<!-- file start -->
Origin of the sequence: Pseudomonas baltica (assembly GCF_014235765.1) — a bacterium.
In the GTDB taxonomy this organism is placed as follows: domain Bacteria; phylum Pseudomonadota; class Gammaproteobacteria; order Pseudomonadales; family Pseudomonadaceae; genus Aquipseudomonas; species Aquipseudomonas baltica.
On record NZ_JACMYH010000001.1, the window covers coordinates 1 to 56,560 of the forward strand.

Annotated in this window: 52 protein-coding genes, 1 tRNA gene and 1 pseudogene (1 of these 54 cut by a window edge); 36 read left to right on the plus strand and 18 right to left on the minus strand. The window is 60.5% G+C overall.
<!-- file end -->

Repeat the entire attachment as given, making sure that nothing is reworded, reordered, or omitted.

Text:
Origin of the sequence: Pseudomonas baltica (assembly GCF_014235765.1) — a bacterium.
In the GTDB taxonomy this organism is placed as follows: domain Bacteria; phylum Pseudomonadota; class Gammaproteobacteria; order Pseudomonadales; family Pseudomonadaceae; genus Aquipseudomonas; species Aquipseudomonas baltica.
On record NZ_JACMYH010000001.1, the window covers coordinates 1 to 56,560 of the forward strand.

Annotated in this window: 52 protein-coding genes, 1 tRNA gene and 1 pseudogene (1 of these 54 cut by a window edge); 36 read left to right on the plus strand and 18 right to left on the minus strand. The window is 60.5% G+C overall.